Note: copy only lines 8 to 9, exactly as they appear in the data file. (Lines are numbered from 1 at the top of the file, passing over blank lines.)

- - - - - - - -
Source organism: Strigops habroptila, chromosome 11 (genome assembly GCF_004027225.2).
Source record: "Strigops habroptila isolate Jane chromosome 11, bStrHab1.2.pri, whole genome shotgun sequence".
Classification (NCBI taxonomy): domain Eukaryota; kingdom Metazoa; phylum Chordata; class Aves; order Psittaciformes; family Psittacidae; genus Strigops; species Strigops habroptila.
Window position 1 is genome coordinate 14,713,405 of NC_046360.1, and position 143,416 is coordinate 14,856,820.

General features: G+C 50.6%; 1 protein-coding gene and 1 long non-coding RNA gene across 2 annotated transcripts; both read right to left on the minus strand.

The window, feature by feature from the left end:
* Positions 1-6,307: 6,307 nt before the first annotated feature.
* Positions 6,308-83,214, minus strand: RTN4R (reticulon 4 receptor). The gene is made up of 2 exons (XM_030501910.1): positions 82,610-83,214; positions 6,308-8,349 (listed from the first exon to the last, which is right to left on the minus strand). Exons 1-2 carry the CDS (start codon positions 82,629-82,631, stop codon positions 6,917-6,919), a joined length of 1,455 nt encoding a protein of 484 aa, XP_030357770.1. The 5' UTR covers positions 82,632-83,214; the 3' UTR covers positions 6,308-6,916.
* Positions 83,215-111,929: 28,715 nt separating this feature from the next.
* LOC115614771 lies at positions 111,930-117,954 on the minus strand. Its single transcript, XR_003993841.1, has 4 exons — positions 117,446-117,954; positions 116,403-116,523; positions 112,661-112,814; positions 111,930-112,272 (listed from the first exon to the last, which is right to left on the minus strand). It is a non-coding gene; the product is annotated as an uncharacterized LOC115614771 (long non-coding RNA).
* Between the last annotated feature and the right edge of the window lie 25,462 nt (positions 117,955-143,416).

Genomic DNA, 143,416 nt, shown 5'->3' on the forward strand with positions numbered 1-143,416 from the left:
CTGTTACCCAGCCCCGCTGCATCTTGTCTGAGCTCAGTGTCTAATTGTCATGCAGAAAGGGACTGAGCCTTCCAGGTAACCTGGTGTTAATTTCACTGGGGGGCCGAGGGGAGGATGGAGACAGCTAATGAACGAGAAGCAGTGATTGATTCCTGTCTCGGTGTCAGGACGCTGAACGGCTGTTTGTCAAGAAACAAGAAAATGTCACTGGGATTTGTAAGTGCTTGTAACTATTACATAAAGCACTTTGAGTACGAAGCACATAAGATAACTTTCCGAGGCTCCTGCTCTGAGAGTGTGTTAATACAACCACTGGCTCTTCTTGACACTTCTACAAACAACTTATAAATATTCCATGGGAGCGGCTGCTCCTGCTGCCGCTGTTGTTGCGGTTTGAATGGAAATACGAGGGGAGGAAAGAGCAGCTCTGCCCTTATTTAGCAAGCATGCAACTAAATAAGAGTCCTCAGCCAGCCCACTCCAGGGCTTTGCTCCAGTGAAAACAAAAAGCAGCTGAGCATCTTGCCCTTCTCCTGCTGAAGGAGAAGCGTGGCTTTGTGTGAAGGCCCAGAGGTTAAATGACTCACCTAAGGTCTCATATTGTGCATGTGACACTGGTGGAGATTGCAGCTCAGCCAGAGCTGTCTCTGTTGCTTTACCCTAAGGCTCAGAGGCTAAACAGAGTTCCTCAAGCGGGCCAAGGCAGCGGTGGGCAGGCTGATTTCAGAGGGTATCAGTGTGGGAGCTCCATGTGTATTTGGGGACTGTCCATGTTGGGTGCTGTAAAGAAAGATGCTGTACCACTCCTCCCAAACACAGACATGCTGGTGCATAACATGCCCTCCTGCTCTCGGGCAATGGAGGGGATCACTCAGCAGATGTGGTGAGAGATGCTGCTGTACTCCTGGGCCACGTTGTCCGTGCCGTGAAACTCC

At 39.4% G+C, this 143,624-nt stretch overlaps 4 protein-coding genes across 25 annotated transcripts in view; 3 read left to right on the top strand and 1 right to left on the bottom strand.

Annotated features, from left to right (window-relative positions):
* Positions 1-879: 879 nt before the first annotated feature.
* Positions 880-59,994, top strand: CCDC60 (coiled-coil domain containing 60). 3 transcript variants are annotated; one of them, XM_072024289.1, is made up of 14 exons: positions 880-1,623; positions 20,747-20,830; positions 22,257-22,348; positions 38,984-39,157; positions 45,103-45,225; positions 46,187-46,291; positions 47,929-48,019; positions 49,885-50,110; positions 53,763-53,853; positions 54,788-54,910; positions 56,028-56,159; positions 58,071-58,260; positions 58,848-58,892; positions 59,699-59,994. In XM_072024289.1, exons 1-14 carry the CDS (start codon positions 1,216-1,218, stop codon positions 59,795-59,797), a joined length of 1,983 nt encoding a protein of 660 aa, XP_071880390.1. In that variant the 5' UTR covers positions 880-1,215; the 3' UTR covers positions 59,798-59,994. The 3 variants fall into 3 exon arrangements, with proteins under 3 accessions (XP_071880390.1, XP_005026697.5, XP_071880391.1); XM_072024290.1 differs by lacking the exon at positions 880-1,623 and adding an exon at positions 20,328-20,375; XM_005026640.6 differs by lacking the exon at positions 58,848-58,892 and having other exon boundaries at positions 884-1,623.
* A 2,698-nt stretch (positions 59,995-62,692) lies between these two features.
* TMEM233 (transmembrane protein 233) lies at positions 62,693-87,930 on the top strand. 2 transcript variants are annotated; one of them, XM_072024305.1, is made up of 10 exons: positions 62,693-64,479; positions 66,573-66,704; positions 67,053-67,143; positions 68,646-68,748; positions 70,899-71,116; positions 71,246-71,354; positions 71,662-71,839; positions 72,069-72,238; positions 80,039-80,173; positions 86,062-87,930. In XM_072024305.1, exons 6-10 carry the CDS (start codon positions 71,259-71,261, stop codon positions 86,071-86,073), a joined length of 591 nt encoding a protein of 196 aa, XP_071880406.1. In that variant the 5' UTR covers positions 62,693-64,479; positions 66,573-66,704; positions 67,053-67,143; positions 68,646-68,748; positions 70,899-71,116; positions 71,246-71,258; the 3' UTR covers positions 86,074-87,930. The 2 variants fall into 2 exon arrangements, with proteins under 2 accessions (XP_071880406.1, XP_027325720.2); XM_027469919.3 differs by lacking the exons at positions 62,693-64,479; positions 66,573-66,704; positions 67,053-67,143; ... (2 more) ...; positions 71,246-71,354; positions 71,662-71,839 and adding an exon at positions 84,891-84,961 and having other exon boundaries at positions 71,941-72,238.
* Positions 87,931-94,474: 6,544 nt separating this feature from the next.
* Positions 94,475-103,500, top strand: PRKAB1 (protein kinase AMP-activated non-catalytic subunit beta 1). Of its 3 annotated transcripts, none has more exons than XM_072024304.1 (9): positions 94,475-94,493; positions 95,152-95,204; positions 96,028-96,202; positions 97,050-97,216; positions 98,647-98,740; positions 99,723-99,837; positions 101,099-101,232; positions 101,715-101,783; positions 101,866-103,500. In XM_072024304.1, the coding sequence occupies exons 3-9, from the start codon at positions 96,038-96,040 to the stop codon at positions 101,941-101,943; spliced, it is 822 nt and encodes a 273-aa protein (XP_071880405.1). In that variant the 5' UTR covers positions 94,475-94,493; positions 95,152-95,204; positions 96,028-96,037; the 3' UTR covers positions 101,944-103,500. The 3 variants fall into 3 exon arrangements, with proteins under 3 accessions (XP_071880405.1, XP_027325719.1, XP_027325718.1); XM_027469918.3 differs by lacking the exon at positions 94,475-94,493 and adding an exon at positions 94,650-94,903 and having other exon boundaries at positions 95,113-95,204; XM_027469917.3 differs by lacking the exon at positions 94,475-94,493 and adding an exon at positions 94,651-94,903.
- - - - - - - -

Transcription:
* Positions 6,308-83,214, minus strand: RTN4R (reticulon 4 receptor). The gene is made up of 2 exons (XM_030501910.1): positions 82,610-83,214; positions 6,308-8,349 (listed from the first exon to the last, which is right to left on the minus strand). Exons 1-2 carry the CDS (start codon positions 82,629-82,631, stop codon positions 6,917-6,919), a joined length of 1,455 nt encoding a protein of 484 aa, XP_030357770.1. The 5' UTR covers positions 82,632-83,214; the 3' UTR covers positions 6,308-6,916.
* Positions 83,215-111,929: 28,715 nt separating this feature from the next.